War_and_peace_2016_tv_series_titlecard

Review: War and Peace

Source: Wikipedia, Copyright BBC Wales

I should have reviewed BBC One’s expensive-looking and beautifully cast series of Leo Tolstoy’s classic War and Peace last week, but, if I’m honest, I needed more time to make up my mind about how I felt towards it. Episode one left me confused, and not just in terms of putting names to faces –I’m still struggling with that– but I wasn’t sure if it was actually good or if I just really wanted to think it was good. Luckily episode two decided me, and I can safely assure you that Andrew Davies’ adaptation for television is a little bit epic.

I’ve never read War and Peace, I haven’t even attempted it; the size of it frightens me more than my inability to pronounce the Russian names. Davies has condensed Tolstoy’s tome with the knowledge that most of his audience will not have read it, and, even if they have, they won’t remember half of it. Essentially, the plot revolves around five aristocratic Russian families (the Bezukovs, the Rostovs, the Bolkonskys, the Dubretskoys, and the Kuragins) whose way of life is impacted greatly by Russia’s involvement in the Napoleonic wars early in the nineteenth century. Count Pierre Bezukov, a young, socially inept illegitimate son of the wealthiest man in Russia, played by American actor Paul Dano, is the character upon whom the action mainly focuses. So far we’ve seen him come into his wealth despite his illegitimate status, only to be manipulated by pretty much everyone surrounding him –including his wife and her father, Prince Kuragin (Stephen Rea). Amidst the grand rooms, opulent dinners and simply gorgeous costumes lies disenchantment, not only from Count Bezukov, but his friend Prince Bolkonsky (James Norton) who joins the Russian army to get away from his clingy wife and eccentric father (a superb Jim Broadbent). Elsewhere, Lily James charms as Natasha Rostova, a young, pretty, and accomplished girl who promises to lend romance to the series. While that doesn’t sound overly complicated, that’s just the bare bones of the plot -there’s more to it than that so good luck keeping up with all the scheming going on.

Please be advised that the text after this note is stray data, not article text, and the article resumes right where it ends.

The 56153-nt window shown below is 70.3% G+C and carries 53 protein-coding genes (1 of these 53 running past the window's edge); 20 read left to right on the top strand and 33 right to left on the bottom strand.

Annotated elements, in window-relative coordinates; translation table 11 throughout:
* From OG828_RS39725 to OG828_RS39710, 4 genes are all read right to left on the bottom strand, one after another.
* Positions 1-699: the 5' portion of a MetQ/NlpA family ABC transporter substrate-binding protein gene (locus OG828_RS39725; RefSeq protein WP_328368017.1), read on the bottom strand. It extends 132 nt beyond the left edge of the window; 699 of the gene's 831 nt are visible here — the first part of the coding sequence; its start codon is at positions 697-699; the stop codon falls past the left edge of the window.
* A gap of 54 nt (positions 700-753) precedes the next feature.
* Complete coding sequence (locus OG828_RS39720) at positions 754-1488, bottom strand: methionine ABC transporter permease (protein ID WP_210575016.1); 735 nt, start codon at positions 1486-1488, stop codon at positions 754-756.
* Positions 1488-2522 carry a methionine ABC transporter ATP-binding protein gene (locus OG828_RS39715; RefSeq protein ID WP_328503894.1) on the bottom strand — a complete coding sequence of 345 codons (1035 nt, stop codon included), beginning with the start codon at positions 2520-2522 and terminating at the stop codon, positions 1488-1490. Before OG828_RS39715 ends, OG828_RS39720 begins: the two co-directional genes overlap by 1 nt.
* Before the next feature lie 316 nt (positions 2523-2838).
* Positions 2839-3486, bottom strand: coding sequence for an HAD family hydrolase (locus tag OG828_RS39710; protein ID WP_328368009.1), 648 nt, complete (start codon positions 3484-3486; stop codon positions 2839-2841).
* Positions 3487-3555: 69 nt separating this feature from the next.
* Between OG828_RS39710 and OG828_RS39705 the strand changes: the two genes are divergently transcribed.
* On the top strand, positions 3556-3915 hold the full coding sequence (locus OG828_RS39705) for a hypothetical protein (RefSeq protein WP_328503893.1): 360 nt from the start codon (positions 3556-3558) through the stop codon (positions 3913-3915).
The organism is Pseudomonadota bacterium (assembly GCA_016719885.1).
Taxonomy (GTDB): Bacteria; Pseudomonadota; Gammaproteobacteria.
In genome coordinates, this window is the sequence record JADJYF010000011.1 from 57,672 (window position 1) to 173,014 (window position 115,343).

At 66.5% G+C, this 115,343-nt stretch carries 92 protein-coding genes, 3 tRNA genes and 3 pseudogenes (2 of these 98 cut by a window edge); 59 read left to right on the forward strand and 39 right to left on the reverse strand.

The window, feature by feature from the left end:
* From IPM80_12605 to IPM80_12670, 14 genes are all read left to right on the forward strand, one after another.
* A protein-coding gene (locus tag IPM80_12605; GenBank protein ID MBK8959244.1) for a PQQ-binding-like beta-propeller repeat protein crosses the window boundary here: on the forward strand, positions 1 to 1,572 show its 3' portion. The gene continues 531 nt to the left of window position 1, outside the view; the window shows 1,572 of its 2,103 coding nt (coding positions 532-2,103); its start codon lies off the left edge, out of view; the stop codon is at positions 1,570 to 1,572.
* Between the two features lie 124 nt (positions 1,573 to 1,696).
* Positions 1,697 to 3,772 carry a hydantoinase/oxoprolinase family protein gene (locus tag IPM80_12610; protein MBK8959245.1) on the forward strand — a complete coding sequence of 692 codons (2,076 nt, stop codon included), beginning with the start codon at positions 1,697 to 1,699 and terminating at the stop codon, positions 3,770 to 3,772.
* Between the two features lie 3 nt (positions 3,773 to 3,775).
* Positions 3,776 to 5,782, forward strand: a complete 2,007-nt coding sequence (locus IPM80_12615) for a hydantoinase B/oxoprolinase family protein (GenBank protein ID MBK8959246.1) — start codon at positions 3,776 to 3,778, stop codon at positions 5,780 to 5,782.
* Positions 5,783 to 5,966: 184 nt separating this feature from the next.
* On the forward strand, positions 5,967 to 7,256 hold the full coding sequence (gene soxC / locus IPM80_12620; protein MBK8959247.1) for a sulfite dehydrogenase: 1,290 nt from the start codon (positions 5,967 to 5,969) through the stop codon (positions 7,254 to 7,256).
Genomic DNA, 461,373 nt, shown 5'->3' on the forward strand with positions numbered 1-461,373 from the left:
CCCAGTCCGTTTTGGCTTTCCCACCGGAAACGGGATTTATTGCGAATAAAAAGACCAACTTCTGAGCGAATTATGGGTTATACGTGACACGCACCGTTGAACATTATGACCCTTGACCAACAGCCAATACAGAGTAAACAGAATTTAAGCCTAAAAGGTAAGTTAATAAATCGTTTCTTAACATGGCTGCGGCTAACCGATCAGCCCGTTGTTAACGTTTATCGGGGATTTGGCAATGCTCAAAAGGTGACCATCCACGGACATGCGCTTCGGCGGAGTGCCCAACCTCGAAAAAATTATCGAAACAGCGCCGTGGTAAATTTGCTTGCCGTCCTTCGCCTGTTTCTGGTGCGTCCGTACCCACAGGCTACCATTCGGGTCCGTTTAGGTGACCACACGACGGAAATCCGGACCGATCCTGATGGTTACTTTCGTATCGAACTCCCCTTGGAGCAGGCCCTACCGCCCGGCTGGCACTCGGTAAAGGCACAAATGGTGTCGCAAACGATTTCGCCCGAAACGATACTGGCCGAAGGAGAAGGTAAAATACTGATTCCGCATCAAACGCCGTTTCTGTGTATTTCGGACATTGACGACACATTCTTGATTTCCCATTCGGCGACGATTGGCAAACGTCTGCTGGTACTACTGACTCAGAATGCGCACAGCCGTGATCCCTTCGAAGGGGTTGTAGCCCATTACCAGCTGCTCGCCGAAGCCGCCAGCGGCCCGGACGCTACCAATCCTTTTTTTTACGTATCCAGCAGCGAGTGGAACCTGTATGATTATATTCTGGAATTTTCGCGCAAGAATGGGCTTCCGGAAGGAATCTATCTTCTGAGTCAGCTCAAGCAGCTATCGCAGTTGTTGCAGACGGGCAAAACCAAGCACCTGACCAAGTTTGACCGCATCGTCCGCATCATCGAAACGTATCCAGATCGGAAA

Meaty roles and casting aside, the series is beautifully shot, particularly the battle scenes which usually bore me. The contrast between the rich, saturated, urban colours of the interior scenes, and the ethereal, pallid and natural colours of the battlefield works so well, leeching the actors’ faces of colour, and driving home the tragedy of war, particularly when accompanied by its haunting score. Although the dialogue is, at times, forced (perhaps necessitated by the length of the novel –some things just can’t be left to subtlety) it is also quick and occasionally pithy. Nevertheless, there is still something distinctly English about this series (Davies can add as many Russian Orthodox weddings as he likes, I don’t think it can be shaken off), and I don’t mean just the actors or the dialogue.

Maybe it will wane as the series goes on, and I hope it does, but it hasn’t detracted anything from the epic scale of this lavish adaptation.  I’ll certainly be tuning in again on Sunday at 9pm.

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Liffey OBrien

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